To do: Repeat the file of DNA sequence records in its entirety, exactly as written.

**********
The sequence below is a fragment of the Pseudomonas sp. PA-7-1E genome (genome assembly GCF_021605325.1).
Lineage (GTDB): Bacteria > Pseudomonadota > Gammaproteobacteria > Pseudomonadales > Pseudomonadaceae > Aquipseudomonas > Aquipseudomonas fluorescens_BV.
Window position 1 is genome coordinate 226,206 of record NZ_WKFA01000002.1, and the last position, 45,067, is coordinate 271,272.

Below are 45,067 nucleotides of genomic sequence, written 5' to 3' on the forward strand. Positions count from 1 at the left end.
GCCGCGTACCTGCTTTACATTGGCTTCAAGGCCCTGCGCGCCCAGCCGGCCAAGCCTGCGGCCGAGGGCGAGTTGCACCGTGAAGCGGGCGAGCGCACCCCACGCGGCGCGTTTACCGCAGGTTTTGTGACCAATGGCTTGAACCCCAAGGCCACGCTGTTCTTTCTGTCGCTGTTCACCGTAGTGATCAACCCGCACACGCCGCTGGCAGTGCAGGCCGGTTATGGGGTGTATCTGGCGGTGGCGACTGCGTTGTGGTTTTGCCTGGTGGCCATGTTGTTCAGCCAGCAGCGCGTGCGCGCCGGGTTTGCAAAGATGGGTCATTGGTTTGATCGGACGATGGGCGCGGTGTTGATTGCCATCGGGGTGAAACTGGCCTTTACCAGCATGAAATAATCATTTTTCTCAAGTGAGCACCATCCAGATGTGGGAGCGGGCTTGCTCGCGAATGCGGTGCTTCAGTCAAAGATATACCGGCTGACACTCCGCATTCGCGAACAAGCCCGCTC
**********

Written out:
The sequence below is a fragment of the Pseudomonas sp. PA-7-1E genome (genome assembly GCF_021605325.1).
Lineage (GTDB): Bacteria > Pseudomonadota > Gammaproteobacteria > Pseudomonadales > Pseudomonadaceae > Aquipseudomonas > Aquipseudomonas fluorescens_BV.
Window position 1 is genome coordinate 226,206 of record NZ_WKFA01000002.1, and the last position, 45,067, is coordinate 271,272.

Below are 45,067 nucleotides of genomic sequence, written 5' to 3' on the forward strand. Positions count from 1 at the left end.
GCCGCGTACCTGCTTTACATTGGCTTCAAGGCCCTGCGCGCCCAGCCGGCCAAGCCTGCGGCCGAGGGCGAGTTGCACCGTGAAGCGGGCGAGCGCACCCCACGCGGCGCGTTTACCGCAGGTTTTGTGACCAATGGCTTGAACCCCAAGGCCACGCTGTTCTTTCTGTCGCTGTTCACCGTAGTGATCAACCCGCACACGCCGCTGGCAGTGCAGGCCGGTTATGGGGTGTATCTGGCGGTGGCGACTGCGTTGTGGTTTTGCCTGGTGGCCATGTTGTTCAGCCAGCAGCGCGTGCGCGCCGGGTTTGCAAAGATGGGTCATTGGTTTGATCGGACGATGGGCGCGGTGTTGATTGCCATCGGGGTGAAACTGGCCTTTACCAGCATGAAATAATCATTTTTCTCAAGTGAGCACCATCCAGATGTGGGAGCGGGCTTGCTCGCGAATGCGGTGCTTCAGTCAAAGATATACCGGCTGACACTCCGCATTCGCGAACAAGCCCGCTC